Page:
Executive Summary – Recovery strategy for the Dense Blazing Star in Ontario

Prepared by the Ontario Ministry of Natural Resources and Forestry. Adoption of Recovery Strategy for the Dense Blazing Star (Liatris spicata) in Canada (Environment Canada 2014).

The Endangered Species Act, 2007 (ESA) requires the Minister of Natural Resources and Forestry to ensure recovery strategies are prepared for all species listed as endangered or threatened on the Species at Risk in Ontario (SARO) List. Under the ESA, a recovery strategy may incorporate all or part of an existing plan that relates to the species.

The Dense Blazing Star (Liatris spicata) is listed as endangered on the SARO List. The species is also listed as endangered under the federal Species at Risk Act (SARA ). Environment Canada prepared the Recovery Strategy for the Dense Blazing Star in Canada in 2014 to meet its requirements under the SARA . This recovery strategy is hereby adopted under the ESA. With the additions indicated below, the enclosed strategy meets all of the content requirements outlined in the ESA.

The Critical Habitat section of the federal recovery strategy provides an identification of critical habitat (as defined under the SARA). Identification of critical habitat is not a component of a recovery strategy prepared under the ESA. However, it is recommended that the areas of critical habitat identified in the federal recovery strategy be considered when developing a habitat regulation under the ESA.

Executive Summary – Recovery strategy for the Dense Blazing Star (Liatris spicata) in Canada

Prepared by Environment Canada (2014).

Dense Blazing Star (Liatris spicata) is an herbaceous perennial reaching up to two m in height with a dense, showy spike of purple (occasionally white) flowers. Flowering occurs from mid-July to mid-September. Cultivated strains of the species have been bred for use in the floral trade and as ornamentals in gardens.

There are at least 10 extant native populations of Dense Blazing Star in Canada, comprised of over 70 000 plants in total, and a number of additional populations have been planted from native seed stock. All populations are in southwestern Ontario. At least 13 additional populations are considered historical or are presumed to be extirpated. There are also at least seven populations that have originated from human-influenced dispersal mechanisms and/or that are of introduced origin in Ontario and Quebec. Introduced populations cannot be considered for recovery if the seed source is unknown because, without genetic analysis, it is unknown whether the individuals carry the native genotype adapted to Ontario habitats or if they carry traits that could weaken the survival of the species in Canada. The species is listed as threatened on Schedule 1 of the federal Species at Risk Act (SARA ). It is also listed as threatened in Ontario under the Endangered Species Act, 2007 (ESA, 2007).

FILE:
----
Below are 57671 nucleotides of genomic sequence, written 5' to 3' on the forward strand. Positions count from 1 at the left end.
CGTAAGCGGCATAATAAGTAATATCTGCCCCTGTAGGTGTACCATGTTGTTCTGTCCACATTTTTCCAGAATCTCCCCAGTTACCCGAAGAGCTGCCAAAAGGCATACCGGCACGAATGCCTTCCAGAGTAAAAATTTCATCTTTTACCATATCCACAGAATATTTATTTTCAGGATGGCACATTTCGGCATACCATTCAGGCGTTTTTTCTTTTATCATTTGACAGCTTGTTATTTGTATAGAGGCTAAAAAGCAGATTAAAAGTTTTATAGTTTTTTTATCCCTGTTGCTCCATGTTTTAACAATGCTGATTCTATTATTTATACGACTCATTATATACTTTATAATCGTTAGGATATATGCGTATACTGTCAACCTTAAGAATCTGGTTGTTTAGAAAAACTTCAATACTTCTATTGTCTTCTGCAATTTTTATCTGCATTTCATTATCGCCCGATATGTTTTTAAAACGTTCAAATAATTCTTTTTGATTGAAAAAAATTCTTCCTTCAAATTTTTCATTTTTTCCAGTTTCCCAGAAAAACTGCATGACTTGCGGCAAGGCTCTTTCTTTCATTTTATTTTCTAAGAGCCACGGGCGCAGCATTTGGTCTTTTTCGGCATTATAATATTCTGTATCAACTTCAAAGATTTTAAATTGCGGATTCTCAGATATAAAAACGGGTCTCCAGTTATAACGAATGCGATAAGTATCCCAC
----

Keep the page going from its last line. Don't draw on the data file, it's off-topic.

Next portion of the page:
Loss of habitat due to development and agriculture and a decline in habitat quality resulting from fire suppression and alteration of the hydrologic regime are primary threats to Dense Blazing Star. Other threats include invasive plants, fenced exclosures, herbicide use, maintenance activities (mowing and vegetation clearing), picking, trampling, off-road vehicle use, and hybridization with other species of Blazing Star. Given that the species is found at the northern edge of its range and has a naturally limited distribution in Canada, it will likely always be vulnerable to human-induced and natural stressors.

There are unknowns regarding the feasibility of recovery of Dense Blazing Star. In keeping with the precautionary principle, this recovery strategy has been prepared as per section 41(1) of SARA , as would be done when recovery is determined to be feasible. The population and distribution objective is to maintain, or to increase to the extent that it is biologically and technically feasible, the current overall abundance of Dense Blazing Star (of native genotype) in Canada across at least 10 populations within its native range. Broad strategies to be taken to address the threats to the survival and recovery of Dense Blazing Star are presented in the section on Strategic Direction for Recovery.

Critical habitat for Dense Blazing Star is partially identified in this recovery strategy, based on the best available data. Critical habitat for Dense Blazing Star is located entirely on non-federal land. As more information becomes available, additional critical habitat may be identified and may be described within an area-based, multi-species at risk action plan developed in collaboration with the Walpole Island First Nation.

One or more such action plans for Dense Blazing Star will be posted on the Species at Risk Public Registry by December 2021.